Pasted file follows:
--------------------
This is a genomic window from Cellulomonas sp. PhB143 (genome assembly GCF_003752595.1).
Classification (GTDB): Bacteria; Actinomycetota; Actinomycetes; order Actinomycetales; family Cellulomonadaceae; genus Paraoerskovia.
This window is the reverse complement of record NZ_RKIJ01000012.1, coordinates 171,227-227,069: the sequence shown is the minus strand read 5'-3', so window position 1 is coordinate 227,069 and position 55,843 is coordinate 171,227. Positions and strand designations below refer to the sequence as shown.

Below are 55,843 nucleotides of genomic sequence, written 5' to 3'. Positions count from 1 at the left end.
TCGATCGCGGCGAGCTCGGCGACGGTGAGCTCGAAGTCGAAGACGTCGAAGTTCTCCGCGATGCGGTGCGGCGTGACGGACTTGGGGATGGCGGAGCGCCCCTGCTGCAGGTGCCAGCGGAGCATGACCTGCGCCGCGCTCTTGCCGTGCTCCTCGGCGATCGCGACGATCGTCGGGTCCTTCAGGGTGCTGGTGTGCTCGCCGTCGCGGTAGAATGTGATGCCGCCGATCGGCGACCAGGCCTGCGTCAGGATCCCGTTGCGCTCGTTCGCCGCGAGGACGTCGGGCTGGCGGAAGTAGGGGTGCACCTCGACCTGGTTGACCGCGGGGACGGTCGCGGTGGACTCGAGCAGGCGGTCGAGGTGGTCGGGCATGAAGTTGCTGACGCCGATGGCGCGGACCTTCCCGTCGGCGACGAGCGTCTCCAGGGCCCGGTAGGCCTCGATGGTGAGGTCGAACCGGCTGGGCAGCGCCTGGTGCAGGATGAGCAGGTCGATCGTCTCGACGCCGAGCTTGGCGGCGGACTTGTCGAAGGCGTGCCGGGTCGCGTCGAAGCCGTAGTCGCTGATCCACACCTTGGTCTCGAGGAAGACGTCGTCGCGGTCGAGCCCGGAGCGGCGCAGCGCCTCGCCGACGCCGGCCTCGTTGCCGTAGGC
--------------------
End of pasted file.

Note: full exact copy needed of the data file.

This is a genomic window from Cellulomonas sp. PhB143 (genome assembly GCF_003752595.1).
Classification (GTDB): Bacteria; Actinomycetota; Actinomycetes; order Actinomycetales; family Cellulomonadaceae; genus Paraoerskovia.
This window is the reverse complement of record NZ_RKIJ01000012.1, coordinates 171,227-227,069: the sequence shown is the minus strand read 5'-3', so window position 1 is coordinate 227,069 and position 55,843 is coordinate 171,227. Positions and strand designations below refer to the sequence as shown.

Below are 55,843 nucleotides of genomic sequence, written 5' to 3'. Positions count from 1 at the left end.
TCGATCGCGGCGAGCTCGGCGACGGTGAGCTCGAAGTCGAAGACGTCGAAGTTCTCCGCGATGCGGTGCGGCGTGACGGACTTGGGGATGGCGGAGCGCCCCTGCTGCAGGTGCCAGCGGAGCATGACCTGCGCCGCGCTCTTGCCGTGCTCCTCGGCGATCGCGACGATCGTCGGGTCCTTCAGGGTGCTGGTGTGCTCGCCGTCGCGGTAGAATGTGATGCCGCCGATCGGCGACCAGGCCTGCGTCAGGATCCCGTTGCGCTCGTTCGCCGCGAGGACGTCGGGCTGGCGGAAGTAGGGGTGCACCTCGACCTGGTTGACCGCGGGGACGGTCGCGGTGGACTCGAGCAGGCGGTCGAGGTGGTCGGGCATGAAGTTGCTGACGCCGATGGCGCGGACCTTCCCGTCGGCGACGAGCGTCTCCAGGGCCCGGTAGGCCTCGATGGTGAGGTCGAACCGGCTGGGCAGCGCCTGGTGCAGGATGAGCAGGTCGATCGTCTCGACGCCGAGCTTGGCGGCGGACTTGTCGAAGGCGTGCCGGGTCGCGTCGAAGCCGTAGTCGCTGATCCACACCTTGGTCTCGAGGAAGACGTCGTCGCGGTCGAGCCCGGAGCGGCGCAGCGCCTCGCCGACGCCGGCCTCGTTGCCGTAGGC